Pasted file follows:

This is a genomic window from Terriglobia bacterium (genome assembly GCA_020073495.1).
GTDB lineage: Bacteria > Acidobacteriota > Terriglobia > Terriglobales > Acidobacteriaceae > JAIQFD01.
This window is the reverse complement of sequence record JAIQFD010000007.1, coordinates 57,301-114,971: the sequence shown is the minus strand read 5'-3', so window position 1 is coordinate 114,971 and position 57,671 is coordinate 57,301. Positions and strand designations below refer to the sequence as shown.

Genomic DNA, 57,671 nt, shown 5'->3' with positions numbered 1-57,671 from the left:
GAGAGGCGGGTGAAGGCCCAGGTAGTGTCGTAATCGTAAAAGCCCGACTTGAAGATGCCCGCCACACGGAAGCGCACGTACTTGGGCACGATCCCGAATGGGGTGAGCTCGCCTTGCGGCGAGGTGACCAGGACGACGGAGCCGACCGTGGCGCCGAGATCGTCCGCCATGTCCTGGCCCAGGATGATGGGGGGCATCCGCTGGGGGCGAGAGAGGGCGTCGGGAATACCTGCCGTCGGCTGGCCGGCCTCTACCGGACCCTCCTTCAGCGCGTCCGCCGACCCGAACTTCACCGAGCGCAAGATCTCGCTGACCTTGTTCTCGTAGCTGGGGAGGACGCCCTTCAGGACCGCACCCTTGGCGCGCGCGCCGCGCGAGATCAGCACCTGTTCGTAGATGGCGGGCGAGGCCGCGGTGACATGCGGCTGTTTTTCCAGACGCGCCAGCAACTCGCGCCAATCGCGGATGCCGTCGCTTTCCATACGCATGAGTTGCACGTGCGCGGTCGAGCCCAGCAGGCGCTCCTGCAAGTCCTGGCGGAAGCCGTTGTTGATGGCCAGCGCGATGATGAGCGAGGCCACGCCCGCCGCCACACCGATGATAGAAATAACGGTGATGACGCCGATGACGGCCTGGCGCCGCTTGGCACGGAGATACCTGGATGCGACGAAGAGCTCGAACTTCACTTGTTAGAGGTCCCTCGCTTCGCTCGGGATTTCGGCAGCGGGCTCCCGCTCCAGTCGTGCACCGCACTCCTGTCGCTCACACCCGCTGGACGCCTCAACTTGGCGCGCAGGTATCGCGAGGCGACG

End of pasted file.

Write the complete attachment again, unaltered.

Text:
This is a genomic window from Terriglobia bacterium (genome assembly GCA_020073495.1).
GTDB lineage: Bacteria > Acidobacteriota > Terriglobia > Terriglobales > Acidobacteriaceae > JAIQFD01.
This window is the reverse complement of sequence record JAIQFD010000007.1, coordinates 57,301-114,971: the sequence shown is the minus strand read 5'-3', so window position 1 is coordinate 114,971 and position 57,671 is coordinate 57,301. Positions and strand designations below refer to the sequence as shown.

Genomic DNA, 57,671 nt, shown 5'->3' with positions numbered 1-57,671 from the left:
GAGAGGCGGGTGAAGGCCCAGGTAGTGTCGTAATCGTAAAAGCCCGACTTGAAGATGCCCGCCACACGGAAGCGCACGTACTTGGGCACGATCCCGAATGGGGTGAGCTCGCCTTGCGGCGAGGTGACCAGGACGACGGAGCCGACCGTGGCGCCGAGATCGTCCGCCATGTCCTGGCCCAGGATGATGGGGGGCATCCGCTGGGGGCGAGAGAGGGCGTCGGGAATACCTGCCGTCGGCTGGCCGGCCTCTACCGGACCCTCCTTCAGCGCGTCCGCCGACCCGAACTTCACCGAGCGCAAGATCTCGCTGACCTTGTTCTCGTAGCTGGGGAGGACGCCCTTCAGGACCGCACCCTTGGCGCGCGCGCCGCGCGAGATCAGCACCTGTTCGTAGATGGCGGGCGAGGCCGCGGTGACATGCGGCTGTTTTTCCAGACGCGCCAGCAACTCGCGCCAATCGCGGATGCCGTCGCTTTCCATACGCATGAGTTGCACGTGCGCGGTCGAGCCCAGCAGGCGCTCCTGCAAGTCCTGGCGGAAGCCGTTGTTGATGGCCAGCGCGATGATGAGCGAGGCCACGCCCGCCGCCACACCGATGATAGAAATAACGGTGATGACGCCGATGACGGCCTGGCGCCGCTTGGCACGGAGATACCTGGATGCGACGAAGAGCTCGAACTTCACTTGTTAGAGGTCCCTCGCTTCGCTCGGGATTTCGGCAGCGGGCTCCCGCTCCAGTCGTGCACCGCACTCCTGTCGCTCACACCCGCTGGACGCCTCAACTTGGCGCGCAGGTATCGCGAGGCGACG